The Scavenger's Daughter
Bad Cop, Worse Cop

Once a person was convicted of a crime, he or she might be tortured again until they identified his or her accomplices. Critics of these criminal "justice" systems pointed out the absurdity of such a practice: If a person would confess to committing a crime themselves under torture, why would a person hesitate to accuse others while being subjected to incredible pain [source: Beccaria]?

­The Scavenger's Daughter was invented by, and named after, a Brit nam­ed Skevington. It is alternately referred to as Skeffington's gyves. The apparatus consists of a hoop of iron with a hinge in the middle. The victim was forced to crouch on one half of the hoop while the other half was pivoted and placed over his back. (Imagine being placed into a giant set of iron dentures.) The torturer would use a screw to tighten the hinge, crushing the victim further and further into his involuntary crouch. Eventually, ribs and breastbone would crack and the spine could be dislocated. Sometimes the compression was so great that blood would gush from the fingertips and face [source: Parry]. This tool was used against people accused of high treason during the reign of Queen Elizabeth I of England[source: Innes].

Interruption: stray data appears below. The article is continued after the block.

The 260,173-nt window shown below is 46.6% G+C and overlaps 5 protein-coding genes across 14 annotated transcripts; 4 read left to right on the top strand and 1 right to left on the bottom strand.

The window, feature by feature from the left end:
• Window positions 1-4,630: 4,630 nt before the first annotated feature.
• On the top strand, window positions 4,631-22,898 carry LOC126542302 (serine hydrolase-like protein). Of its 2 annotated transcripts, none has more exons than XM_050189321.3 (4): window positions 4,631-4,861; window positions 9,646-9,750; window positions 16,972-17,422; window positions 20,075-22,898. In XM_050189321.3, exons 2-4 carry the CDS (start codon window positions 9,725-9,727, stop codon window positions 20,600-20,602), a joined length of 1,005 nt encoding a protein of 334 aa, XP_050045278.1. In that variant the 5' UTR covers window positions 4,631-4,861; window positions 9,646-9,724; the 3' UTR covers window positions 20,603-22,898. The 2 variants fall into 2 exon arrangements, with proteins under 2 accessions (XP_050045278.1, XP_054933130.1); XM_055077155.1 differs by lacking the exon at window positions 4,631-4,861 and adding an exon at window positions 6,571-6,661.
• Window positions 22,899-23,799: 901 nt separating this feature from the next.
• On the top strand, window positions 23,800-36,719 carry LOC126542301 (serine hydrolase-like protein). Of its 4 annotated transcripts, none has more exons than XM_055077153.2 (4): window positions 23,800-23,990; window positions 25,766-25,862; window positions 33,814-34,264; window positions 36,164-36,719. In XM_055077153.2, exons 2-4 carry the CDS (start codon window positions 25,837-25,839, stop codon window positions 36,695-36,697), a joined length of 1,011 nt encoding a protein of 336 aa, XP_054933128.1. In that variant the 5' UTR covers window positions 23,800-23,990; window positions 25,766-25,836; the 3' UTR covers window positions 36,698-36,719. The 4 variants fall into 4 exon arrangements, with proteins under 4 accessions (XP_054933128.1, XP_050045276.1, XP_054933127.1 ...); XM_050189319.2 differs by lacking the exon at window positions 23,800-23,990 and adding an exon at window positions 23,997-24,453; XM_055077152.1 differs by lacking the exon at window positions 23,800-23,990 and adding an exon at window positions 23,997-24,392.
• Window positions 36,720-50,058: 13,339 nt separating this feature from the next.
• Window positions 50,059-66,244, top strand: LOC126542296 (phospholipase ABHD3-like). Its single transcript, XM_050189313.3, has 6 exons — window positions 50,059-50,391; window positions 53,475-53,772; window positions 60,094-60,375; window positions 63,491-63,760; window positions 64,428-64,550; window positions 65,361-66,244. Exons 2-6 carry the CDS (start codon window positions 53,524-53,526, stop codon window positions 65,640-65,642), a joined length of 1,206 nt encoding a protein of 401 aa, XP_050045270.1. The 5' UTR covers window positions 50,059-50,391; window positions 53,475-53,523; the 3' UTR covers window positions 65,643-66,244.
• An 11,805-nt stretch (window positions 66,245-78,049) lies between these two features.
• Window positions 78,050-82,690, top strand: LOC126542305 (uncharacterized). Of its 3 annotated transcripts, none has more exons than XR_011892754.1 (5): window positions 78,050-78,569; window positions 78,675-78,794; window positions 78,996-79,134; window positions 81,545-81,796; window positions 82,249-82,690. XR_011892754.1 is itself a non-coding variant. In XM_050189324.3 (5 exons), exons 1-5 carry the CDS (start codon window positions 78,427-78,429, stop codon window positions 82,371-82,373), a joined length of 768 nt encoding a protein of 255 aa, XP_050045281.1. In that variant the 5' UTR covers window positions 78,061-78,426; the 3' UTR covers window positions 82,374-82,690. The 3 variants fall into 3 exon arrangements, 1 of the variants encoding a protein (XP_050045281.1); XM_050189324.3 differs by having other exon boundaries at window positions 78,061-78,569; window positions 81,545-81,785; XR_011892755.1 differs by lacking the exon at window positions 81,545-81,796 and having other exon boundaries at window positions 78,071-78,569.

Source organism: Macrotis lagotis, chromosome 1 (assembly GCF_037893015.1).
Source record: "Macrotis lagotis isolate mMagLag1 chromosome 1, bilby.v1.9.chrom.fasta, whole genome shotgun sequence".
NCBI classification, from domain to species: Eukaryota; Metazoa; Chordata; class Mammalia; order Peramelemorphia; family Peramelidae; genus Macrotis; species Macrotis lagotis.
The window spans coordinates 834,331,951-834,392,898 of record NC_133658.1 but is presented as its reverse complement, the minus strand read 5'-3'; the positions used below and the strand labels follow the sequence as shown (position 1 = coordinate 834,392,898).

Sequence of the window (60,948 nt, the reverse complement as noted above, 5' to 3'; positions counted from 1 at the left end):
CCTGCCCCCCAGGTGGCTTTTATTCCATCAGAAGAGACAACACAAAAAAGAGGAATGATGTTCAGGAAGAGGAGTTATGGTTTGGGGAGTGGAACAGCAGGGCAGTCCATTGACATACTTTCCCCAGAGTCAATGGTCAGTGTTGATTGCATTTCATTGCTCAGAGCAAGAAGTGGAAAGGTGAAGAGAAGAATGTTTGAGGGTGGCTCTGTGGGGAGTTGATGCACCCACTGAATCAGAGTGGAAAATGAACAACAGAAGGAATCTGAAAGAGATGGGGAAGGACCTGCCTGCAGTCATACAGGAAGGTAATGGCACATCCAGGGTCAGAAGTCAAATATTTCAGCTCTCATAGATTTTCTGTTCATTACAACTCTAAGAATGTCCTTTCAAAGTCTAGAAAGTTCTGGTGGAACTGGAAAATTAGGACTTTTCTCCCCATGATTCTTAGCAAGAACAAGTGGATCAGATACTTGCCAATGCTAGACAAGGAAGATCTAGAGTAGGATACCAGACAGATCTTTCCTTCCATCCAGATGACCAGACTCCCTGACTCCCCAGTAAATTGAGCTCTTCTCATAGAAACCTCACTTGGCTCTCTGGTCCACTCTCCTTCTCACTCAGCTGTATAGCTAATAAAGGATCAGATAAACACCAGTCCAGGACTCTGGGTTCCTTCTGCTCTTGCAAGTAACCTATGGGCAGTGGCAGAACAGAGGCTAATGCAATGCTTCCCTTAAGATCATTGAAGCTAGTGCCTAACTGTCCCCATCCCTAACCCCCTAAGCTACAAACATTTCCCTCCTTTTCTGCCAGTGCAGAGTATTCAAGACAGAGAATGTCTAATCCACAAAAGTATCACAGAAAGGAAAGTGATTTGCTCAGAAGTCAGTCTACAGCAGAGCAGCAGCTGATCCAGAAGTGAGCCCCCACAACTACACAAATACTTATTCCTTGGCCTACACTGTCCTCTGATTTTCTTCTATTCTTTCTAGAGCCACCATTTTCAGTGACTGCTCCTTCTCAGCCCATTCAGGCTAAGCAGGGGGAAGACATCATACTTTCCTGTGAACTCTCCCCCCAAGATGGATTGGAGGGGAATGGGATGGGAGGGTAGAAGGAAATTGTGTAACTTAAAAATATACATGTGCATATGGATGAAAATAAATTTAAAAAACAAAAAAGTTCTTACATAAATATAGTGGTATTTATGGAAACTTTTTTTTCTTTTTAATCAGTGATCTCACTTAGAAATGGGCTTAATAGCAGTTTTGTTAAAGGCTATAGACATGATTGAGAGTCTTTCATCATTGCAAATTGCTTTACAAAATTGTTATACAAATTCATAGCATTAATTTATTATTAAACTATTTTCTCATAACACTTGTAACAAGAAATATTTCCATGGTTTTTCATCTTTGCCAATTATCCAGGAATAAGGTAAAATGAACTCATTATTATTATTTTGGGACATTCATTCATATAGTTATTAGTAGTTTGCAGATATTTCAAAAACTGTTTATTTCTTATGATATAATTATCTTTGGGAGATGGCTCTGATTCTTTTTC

Next, we'll finish up our torturous tour with a set of implements reserved for women.